I just got back from the World Fantasy Convention in Saratoga Springs. The weekend before that was Can-Con, here in Ottawa.
I love conventions. They’re a chance to deepen friendships, to learn, to have semi-random hallway conversations about profound or trivial things with newbies and masters alike. I had more than one fangirl moment this weekend, as I got to meet some of my heroes for the first time.
Conventions can be draining, though, especially for introverts like me. I managed to catch a cold partway through Can-Con and hold on to it until partway through World Fantasy, so I was exhausted to begin with. I put in a few hours of socializing at room parties and at meals each day, but I was in bed early every night.
I also got quite a bit of writing in, stealing an hour or two and a quiet spot wherever I could find an outlet for my laptop — and not just because I needed the introvert time (although I did).
The thing is, the deadlines (self-imposed or otherwise) don’t go away just because there’s a convention on. Conventions are technically work (even the room parties). But the writing has to get done. And the two kinds of work feed each other. Sitting down and writing for an hour helps me process what I’ve learned from others, to centre myself.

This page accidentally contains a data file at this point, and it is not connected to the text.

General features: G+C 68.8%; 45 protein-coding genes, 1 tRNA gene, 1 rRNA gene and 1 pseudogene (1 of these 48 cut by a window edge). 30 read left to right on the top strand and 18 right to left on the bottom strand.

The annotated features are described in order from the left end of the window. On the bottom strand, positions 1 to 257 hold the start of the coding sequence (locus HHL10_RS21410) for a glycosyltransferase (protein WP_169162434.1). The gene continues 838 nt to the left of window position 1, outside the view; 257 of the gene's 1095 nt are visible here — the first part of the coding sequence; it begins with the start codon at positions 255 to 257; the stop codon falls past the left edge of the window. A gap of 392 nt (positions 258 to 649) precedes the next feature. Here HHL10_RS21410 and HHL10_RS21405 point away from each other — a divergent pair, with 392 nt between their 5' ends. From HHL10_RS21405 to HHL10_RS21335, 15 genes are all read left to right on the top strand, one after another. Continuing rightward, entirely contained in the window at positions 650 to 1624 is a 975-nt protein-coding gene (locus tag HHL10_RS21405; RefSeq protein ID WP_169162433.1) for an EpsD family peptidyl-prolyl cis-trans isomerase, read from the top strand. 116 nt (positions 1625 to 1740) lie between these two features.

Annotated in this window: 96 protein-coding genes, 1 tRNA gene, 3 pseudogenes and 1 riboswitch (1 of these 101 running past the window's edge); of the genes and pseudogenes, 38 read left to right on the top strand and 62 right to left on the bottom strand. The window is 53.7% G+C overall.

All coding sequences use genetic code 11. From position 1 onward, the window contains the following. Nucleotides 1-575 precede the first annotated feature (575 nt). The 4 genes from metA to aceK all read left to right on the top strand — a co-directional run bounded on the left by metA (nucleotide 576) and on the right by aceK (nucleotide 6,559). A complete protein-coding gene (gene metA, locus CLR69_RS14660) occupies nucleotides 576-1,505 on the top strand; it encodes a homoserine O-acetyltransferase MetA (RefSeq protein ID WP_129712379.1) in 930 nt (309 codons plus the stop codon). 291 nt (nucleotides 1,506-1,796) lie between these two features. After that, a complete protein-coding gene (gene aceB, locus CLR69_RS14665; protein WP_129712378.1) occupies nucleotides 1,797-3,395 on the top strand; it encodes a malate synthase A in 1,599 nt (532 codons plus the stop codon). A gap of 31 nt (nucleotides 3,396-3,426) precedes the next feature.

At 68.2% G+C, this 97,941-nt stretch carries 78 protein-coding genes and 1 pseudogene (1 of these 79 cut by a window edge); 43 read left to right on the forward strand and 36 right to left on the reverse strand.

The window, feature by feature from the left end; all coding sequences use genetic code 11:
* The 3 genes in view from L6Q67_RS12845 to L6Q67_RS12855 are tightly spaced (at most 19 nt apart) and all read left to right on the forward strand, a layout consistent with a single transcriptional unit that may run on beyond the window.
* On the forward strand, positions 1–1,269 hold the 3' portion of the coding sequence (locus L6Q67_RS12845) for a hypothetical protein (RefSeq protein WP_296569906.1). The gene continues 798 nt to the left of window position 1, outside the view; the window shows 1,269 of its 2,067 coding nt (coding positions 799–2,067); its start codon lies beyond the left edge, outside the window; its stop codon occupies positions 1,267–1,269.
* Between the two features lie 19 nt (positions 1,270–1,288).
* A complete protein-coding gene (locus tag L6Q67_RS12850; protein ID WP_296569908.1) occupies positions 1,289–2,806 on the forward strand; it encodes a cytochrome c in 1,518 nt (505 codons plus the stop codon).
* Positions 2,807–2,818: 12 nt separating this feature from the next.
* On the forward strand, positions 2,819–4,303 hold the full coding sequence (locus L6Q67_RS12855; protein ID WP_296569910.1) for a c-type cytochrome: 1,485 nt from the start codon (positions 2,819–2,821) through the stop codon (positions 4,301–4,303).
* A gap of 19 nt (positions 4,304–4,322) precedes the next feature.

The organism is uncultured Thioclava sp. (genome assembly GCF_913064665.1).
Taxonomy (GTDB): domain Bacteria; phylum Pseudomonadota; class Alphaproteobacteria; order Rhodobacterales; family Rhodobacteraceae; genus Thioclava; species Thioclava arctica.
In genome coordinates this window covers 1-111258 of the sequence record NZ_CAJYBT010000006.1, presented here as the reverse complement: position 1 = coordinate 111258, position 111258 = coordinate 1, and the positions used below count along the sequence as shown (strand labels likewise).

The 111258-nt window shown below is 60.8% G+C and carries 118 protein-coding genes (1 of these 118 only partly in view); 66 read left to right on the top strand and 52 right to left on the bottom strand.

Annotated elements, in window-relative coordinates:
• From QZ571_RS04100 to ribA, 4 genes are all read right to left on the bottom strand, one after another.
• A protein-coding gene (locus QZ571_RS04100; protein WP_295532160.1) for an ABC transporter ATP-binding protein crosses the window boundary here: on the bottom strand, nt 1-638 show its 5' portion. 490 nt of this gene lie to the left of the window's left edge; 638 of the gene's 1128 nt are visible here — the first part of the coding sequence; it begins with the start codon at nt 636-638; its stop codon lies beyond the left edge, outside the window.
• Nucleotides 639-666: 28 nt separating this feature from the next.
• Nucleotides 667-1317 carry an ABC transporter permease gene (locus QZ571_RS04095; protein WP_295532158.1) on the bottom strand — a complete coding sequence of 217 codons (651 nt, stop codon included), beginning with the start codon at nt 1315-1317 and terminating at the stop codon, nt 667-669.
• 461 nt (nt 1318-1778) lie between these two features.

I went to World Fantasy haunted by a novel revision that hasn’t been working.
In my usual process, first and second drafts are for the high-level plot problems (as I explain in this blog post I just wrote for Red Sofa Literary, the agency that represents me.)
But I have managed, this time, to get to the fourth draft with a broken plot. All the gears are beautiful but they don’t fit together and turn.
During the convention, I did the hard work of sitting down with the thing, taking it apart like a broken clock and figuring out how to make it work. It’ll take a lot more than a spit and a polish, unfortunately, but I finally have a way forward.
Doing that revision means that, once again, I’m not drafting a novel during NaNoWriMo. One of these years, I would like to. But that’s not the work that needs doing at the moment.
Learning how to be a professional writer involves more than learning the craft. It requires learning how to manage the work: how to balance drafting and revising, short stories and novels, quick-and-sure-pay versus wild speculation, networking and solitude. It means developing the discipline and wisdom to say: What is the work I need to do, now?